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I need to make sure I'm understanding this correctly. I skipped a few steps to reduce typing, but let me know if I need to clarify something.

Question asks:

Find $N(A)$ for $A$ = \begin{bmatrix} -3 & 6 & -1 & 1 & -7 \\ 1 & -2 & 2 & 3 & -1\\ 2 & -4 & 5 & 8 & -4 \\ \end{bmatrix}

First thing I did was put the augmented matrix into reduced echelon row:

$\begin{bmatrix} 1 & -2 & 0 & -1 & 3 & 0 \\ 0 & 0 & 1 & 2 & -2 & 0\\ 0 & 0 & 0 & 0 & 0 & 0 \\ \end{bmatrix}$

$(1)$

So then...

$x=\begin{bmatrix} x_1\\ x_2 \\ x_3\\ x_4\\ x_5\\ \end{bmatrix} = \begin{bmatrix} 2x_2 + x_4 - 3x_5\\ x_2 \\ -2x_4 + 2x_5\\ x_4\\ x_5\\ \end{bmatrix}$

$(2) $

Since $x_2, x_3$ and $x_5$ are free variables..

$ x_2 \begin{bmatrix} 2\\ 1 \\ 0\\ 0\\ 0\\ \end{bmatrix} + x_4 \begin{bmatrix} 1\\ 0 \\ -2\\ 1\\ 0\\ \end{bmatrix} + x_5 \begin{bmatrix} -3\\ 0 \\ 2\\ 0\\ 1\\ \end{bmatrix}$

$(3)$

Resulting in..

$N(A)= \left( \begin{bmatrix} 2\\ 1 \\ 0\\ 0\\ 0\\ \end{bmatrix} , \begin{bmatrix} 1\\ 0 \\ -2\\ 1\\ 0\\ \end{bmatrix} , \begin{bmatrix} -3\\ 0 \\ 2\\ 0\\ 1\\ \end{bmatrix} \right)$

$(4)$

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    $\begingroup$ Assuming your arithmetic checks out in row reducing, then $N(A)$ is the span of those vectors, yes! $\endgroup$ – Santana Afton Feb 24 '17 at 1:52
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    $\begingroup$ Why bother to augment the matrix with a zero column? It’s going to remain zero through all of the manipulations and doesn’t contribute anything to the answer, anyway. You really only need to augment when you’re solving an inhomogeneous system, inverting a matrix, or the like? Also, you could checking your work yourself by multiplying each of the resulting vectors by $A$. If you don’t get zero, you’re making a mistake somewhere along the way. $\endgroup$ – amd Feb 24 '17 at 2:02
  • $\begingroup$ Yeah, I realized that as well after completing the problem. That was going to be my next question, if I actually needed to include the zero column. I had it written that way on my lecture notes. Lol. Thanks for that last tip, will do. @amd $\endgroup$ – cisco Feb 24 '17 at 2:21
  • $\begingroup$ It's easy enough to check that these are in the null space (just multiply the matrix $A$ times each) and are linearly independent. $A$ certainly has rank at least $2$ (if it just had rank $1$, the rows would all be scalar multiples of one row), so the null space can't have dimension more than $3$. $\endgroup$ – Robert Israel Feb 24 '17 at 2:30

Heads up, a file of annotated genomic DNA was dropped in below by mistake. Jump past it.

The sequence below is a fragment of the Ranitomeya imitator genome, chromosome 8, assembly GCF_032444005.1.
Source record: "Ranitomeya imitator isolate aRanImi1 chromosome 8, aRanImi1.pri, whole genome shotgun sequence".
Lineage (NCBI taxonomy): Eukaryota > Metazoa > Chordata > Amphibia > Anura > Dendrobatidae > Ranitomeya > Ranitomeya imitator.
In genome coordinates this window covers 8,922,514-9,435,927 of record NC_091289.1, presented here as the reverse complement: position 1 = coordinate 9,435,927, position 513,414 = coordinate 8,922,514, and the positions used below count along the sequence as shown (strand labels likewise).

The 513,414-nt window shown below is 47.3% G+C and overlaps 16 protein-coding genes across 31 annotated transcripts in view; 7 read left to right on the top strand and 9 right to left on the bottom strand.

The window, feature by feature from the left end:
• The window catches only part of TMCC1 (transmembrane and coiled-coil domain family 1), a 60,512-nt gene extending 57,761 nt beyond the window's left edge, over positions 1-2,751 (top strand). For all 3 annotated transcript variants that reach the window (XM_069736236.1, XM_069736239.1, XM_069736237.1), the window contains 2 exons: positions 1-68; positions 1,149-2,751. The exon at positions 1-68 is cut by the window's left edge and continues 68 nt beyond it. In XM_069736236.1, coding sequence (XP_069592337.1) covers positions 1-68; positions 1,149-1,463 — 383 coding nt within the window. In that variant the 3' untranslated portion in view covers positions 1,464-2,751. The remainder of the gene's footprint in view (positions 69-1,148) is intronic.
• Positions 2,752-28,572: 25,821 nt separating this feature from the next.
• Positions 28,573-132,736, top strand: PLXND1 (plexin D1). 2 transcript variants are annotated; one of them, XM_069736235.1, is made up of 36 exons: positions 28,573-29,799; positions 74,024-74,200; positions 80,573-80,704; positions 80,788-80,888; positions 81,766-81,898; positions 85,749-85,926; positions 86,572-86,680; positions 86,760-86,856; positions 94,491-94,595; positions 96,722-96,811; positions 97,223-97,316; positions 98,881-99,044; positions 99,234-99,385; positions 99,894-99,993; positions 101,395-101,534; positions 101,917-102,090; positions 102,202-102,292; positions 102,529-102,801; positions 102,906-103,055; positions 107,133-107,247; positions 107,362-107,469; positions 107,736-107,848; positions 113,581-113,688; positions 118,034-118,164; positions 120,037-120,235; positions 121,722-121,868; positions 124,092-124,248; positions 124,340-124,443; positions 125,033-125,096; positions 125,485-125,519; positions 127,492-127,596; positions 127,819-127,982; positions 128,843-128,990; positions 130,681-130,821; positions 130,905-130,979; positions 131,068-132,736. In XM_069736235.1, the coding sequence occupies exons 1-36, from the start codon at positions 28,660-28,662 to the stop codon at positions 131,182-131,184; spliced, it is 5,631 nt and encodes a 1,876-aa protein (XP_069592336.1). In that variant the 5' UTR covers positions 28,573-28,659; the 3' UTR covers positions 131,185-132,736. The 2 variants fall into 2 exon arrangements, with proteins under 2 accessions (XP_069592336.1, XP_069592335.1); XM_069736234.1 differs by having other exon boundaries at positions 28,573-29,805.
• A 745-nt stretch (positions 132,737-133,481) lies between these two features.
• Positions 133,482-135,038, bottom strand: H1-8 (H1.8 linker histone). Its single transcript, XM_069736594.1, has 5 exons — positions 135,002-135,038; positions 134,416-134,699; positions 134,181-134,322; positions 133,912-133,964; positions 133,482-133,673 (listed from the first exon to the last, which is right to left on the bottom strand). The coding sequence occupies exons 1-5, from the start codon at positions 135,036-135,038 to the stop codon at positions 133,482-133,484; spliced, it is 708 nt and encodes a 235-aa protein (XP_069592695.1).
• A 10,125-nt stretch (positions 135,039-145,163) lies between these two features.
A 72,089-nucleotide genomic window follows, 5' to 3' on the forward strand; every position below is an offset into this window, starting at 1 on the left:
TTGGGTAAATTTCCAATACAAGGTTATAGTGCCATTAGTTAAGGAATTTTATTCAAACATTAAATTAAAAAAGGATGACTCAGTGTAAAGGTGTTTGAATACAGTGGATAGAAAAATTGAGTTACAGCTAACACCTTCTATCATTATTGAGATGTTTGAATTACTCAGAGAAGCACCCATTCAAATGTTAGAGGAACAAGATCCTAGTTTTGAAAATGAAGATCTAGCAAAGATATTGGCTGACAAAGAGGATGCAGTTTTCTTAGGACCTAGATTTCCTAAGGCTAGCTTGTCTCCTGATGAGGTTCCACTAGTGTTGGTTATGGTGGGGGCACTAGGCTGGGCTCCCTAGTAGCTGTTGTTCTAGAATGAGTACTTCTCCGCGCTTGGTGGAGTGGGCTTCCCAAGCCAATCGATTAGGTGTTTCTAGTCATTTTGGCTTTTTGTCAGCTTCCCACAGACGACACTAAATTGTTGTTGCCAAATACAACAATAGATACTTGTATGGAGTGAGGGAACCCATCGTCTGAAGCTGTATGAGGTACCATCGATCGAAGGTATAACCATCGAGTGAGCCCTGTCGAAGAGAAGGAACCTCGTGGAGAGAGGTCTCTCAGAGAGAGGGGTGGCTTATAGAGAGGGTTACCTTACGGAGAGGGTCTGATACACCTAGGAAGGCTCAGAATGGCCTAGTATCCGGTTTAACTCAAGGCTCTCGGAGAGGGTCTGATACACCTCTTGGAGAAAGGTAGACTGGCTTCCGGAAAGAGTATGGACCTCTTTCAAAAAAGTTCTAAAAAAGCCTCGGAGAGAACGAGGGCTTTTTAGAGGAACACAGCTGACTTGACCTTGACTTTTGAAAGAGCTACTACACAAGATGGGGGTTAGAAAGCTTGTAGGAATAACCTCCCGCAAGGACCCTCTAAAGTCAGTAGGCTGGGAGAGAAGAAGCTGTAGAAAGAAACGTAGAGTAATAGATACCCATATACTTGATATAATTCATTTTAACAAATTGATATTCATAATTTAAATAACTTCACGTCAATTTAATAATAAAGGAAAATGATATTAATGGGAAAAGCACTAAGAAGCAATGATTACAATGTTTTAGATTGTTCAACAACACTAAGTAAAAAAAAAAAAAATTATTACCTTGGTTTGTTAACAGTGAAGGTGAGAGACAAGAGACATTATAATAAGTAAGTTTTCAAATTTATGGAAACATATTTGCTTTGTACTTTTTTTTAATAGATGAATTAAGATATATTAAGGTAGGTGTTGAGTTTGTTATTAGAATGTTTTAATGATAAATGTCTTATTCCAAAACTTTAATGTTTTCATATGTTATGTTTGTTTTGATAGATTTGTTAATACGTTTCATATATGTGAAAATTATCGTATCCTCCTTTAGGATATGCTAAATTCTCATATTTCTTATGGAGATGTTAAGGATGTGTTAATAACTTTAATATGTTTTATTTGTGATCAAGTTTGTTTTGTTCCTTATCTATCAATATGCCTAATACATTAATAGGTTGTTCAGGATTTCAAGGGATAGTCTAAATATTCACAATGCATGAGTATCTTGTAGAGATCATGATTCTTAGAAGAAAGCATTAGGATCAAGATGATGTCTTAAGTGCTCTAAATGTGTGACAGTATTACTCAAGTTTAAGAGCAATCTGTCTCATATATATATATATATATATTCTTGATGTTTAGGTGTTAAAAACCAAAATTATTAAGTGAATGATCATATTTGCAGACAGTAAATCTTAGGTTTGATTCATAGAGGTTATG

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As mentioned in the comments, provided your arithmetic is accurate, this is the correct response. The idea behind the null space of a matrix is that it is precisely those vectors in the domain being sent to the $\mathbf{0}$ vector in the codomain. So, what you have (correctly) done, is determined the solution set of $A\mathbf{x}=\mathbf{0}$.

You did this by finding the null space of a reduced row echelon form of $A$, which has the same null space as $A$. That is, if $B$ is the reduced row echelon form for $A$ that you found, $A\mathbf{x}=\mathbf{0}$ if and only if $B\mathbf{x}=\mathbf{0}$. So, $N(B)=N(A)$.

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  • $\begingroup$ When determining the free variables, I was told the amount of free variables will be the "numbers of columns minus the number of rows". Do I have to take into account the column of zeros? For example, do I go off of the number of columns of the original A given in the question, or the augmented A (1) to find the number of free variables? $\endgroup$ – cisco Feb 24 '17 at 2:29
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    $\begingroup$ The number of free variables is the number of columns minus the number of nonzero rows in the echelon form. Yes, this includes any column of all $0$'s (but such a column would have been all $0$'s in the original matrix as well). $\endgroup$ – Robert Israel Feb 24 '17 at 2:33

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